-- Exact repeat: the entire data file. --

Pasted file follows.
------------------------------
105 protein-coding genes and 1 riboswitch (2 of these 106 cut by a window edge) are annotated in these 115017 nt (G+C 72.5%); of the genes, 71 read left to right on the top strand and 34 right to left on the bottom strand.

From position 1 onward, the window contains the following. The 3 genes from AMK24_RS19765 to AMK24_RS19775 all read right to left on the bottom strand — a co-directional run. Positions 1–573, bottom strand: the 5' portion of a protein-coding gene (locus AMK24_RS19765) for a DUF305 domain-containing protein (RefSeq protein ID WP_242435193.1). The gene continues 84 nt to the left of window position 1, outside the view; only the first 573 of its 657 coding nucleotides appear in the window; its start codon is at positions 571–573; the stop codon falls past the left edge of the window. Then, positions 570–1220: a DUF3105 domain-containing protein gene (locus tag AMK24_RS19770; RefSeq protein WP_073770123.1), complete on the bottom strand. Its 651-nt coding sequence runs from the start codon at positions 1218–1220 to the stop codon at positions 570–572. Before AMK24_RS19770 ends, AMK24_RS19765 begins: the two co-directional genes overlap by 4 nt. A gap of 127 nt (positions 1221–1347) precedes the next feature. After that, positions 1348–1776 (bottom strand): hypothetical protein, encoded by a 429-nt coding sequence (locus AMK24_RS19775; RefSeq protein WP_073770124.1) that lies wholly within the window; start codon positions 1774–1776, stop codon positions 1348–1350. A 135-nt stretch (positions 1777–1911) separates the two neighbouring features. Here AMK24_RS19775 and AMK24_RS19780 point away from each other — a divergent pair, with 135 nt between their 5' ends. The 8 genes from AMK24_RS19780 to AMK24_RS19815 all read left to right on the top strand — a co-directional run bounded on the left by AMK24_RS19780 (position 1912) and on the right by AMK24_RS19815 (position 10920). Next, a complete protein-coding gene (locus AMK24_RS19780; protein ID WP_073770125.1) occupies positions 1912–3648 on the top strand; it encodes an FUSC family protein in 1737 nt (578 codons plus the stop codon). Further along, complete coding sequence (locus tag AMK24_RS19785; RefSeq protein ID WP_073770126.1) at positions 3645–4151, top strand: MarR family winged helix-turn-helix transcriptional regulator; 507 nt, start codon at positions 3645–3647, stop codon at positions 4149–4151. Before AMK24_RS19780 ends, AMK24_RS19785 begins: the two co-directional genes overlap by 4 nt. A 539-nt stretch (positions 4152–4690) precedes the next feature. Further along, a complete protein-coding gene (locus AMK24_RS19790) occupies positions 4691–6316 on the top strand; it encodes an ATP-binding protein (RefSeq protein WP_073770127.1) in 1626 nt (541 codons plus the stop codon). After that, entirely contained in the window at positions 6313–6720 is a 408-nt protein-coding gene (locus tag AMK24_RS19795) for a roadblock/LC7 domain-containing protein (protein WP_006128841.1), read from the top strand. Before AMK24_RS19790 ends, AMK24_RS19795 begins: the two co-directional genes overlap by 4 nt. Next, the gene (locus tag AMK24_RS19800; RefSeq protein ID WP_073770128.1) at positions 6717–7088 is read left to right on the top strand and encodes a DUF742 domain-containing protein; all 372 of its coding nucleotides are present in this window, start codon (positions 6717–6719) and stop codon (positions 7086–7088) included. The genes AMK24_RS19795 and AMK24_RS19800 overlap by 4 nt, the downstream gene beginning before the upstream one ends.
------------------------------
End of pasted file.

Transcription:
105 protein-coding genes and 1 riboswitch (2 of these 106 cut by a window edge) are annotated in these 115017 nt (G+C 72.5%); of the genes, 71 read left to right on the top strand and 34 right to left on the bottom strand.

From position 1 onward, the window contains the following. The 3 genes from AMK24_RS19765 to AMK24_RS19775 all read right to left on the bottom strand — a co-directional run. Positions 1–573, bottom strand: the 5' portion of a protein-coding gene (locus AMK24_RS19765) for a DUF305 domain-containing protein (RefSeq protein ID WP_242435193.1). The gene continues 84 nt to the left of window position 1, outside the view; only the first 573 of its 657 coding nucleotides appear in the window; its start codon is at positions 571–573; the stop codon falls past the left edge of the window. Then, positions 570–1220: a DUF3105 domain-containing protein gene (locus tag AMK24_RS19770; RefSeq protein WP_073770123.1), complete on the bottom strand. Its 651-nt coding sequence runs from the start codon at positions 1218–1220 to the stop codon at positions 570–572. Before AMK24_RS19770 ends, AMK24_RS19765 begins: the two co-directional genes overlap by 4 nt. A gap of 127 nt (positions 1221–1347) precedes the next feature. After that, positions 1348–1776 (bottom strand): hypothetical protein, encoded by a 429-nt coding sequence (locus AMK24_RS19775; RefSeq protein WP_073770124.1) that lies wholly within the window; start codon positions 1774–1776, stop codon positions 1348–1350. A 135-nt stretch (positions 1777–1911) separates the two neighbouring features. Here AMK24_RS19775 and AMK24_RS19780 point away from each other — a divergent pair, with 135 nt between their 5' ends. The 8 genes from AMK24_RS19780 to AMK24_RS19815 all read left to right on the top strand — a co-directional run bounded on the left by AMK24_RS19780 (position 1912) and on the right by AMK24_RS19815 (position 10920). Next, a complete protein-coding gene (locus AMK24_RS19780; protein ID WP_073770125.1) occupies positions 1912–3648 on the top strand; it encodes an FUSC family protein in 1737 nt (578 codons plus the stop codon). Further along, complete coding sequence (locus tag AMK24_RS19785; RefSeq protein ID WP_073770126.1) at positions 3645–4151, top strand: MarR family winged helix-turn-helix transcriptional regulator; 507 nt, start codon at positions 3645–3647, stop codon at positions 4149–4151. Before AMK24_RS19780 ends, AMK24_RS19785 begins: the two co-directional genes overlap by 4 nt. A 539-nt stretch (positions 4152–4690) precedes the next feature. Further along, a complete protein-coding gene (locus AMK24_RS19790) occupies positions 4691–6316 on the top strand; it encodes an ATP-binding protein (RefSeq protein WP_073770127.1) in 1626 nt (541 codons plus the stop codon). After that, entirely contained in the window at positions 6313–6720 is a 408-nt protein-coding gene (locus tag AMK24_RS19795) for a roadblock/LC7 domain-containing protein (protein WP_006128841.1), read from the top strand. Before AMK24_RS19790 ends, AMK24_RS19795 begins: the two co-directional genes overlap by 4 nt. Next, the gene (locus tag AMK24_RS19800; RefSeq protein ID WP_073770128.1) at positions 6717–7088 is read left to right on the top strand and encodes a DUF742 domain-containing protein; all 372 of its coding nucleotides are present in this window, start codon (positions 6717–6719) and stop codon (positions 7086–7088) included. The genes AMK24_RS19795 and AMK24_RS19800 overlap by 4 nt, the downstream gene beginning before the upstream one ends.